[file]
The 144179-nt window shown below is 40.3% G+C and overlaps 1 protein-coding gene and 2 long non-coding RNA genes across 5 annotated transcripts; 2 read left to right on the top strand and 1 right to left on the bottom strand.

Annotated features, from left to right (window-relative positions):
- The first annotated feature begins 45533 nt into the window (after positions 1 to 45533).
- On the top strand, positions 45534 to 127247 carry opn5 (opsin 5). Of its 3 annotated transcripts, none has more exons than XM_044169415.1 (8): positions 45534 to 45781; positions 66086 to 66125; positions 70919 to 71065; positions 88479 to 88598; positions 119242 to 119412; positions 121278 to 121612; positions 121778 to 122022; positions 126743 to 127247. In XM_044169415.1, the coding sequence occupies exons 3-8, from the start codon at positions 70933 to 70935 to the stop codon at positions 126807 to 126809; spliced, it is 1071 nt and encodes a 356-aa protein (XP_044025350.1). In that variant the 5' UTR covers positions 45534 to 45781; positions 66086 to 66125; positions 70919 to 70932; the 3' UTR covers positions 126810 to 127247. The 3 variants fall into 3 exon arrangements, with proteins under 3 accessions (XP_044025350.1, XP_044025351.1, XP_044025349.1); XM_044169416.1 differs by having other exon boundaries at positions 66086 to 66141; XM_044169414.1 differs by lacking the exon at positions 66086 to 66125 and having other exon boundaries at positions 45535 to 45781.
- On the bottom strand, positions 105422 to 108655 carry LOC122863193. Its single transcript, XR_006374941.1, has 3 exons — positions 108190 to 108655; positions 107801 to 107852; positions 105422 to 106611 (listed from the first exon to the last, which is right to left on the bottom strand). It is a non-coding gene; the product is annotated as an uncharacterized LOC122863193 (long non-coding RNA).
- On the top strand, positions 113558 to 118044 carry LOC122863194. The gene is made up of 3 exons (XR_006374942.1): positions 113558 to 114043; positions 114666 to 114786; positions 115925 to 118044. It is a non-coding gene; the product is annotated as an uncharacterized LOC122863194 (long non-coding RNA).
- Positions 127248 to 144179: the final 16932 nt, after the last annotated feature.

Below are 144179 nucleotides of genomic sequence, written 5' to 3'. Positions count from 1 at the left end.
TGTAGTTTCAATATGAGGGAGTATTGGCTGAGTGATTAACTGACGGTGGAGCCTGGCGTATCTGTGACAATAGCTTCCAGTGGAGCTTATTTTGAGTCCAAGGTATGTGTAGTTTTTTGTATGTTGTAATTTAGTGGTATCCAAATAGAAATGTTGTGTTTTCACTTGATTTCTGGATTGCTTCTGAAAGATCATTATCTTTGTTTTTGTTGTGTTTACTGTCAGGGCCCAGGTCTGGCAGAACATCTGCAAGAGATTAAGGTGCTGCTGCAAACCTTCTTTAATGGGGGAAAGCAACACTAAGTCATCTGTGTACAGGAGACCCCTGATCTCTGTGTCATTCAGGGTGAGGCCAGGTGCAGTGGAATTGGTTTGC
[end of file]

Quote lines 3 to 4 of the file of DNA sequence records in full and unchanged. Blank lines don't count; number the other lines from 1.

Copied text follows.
- The first annotated feature begins 45533 nt into the window (after positions 1 to 45533).
- On the top strand, positions 45534 to 127247 carry opn5 (opsin 5). Of its 3 annotated transcripts, none has more exons than XM_044169415.1 (8): positions 45534 to 45781; positions 66086 to 66125; positions 70919 to 71065; positions 88479 to 88598; positions 119242 to 119412; positions 121278 to 121612; positions 121778 to 122022; positions 126743 to 127247. In XM_044169415.1, the coding sequence occupies exons 3-8, from the start codon at positions 70933 to 70935 to the stop codon at positions 126807 to 126809; spliced, it is 1071 nt and encodes a 356-aa protein (XP_044025350.1). In that variant the 5' UTR covers positions 45534 to 45781; positions 66086 to 66125; positions 70919 to 70932; the 3' UTR covers positions 126810 to 127247. The 3 variants fall into 3 exon arrangements, with proteins under 3 accessions (XP_044025350.1, XP_044025351.1, XP_044025349.1); XM_044169416.1 differs by having other exon boundaries at positions 66086 to 66141; XM_044169414.1 differs by lacking the exon at positions 66086 to 66125 and having other exon boundaries at positions 45535 to 45781.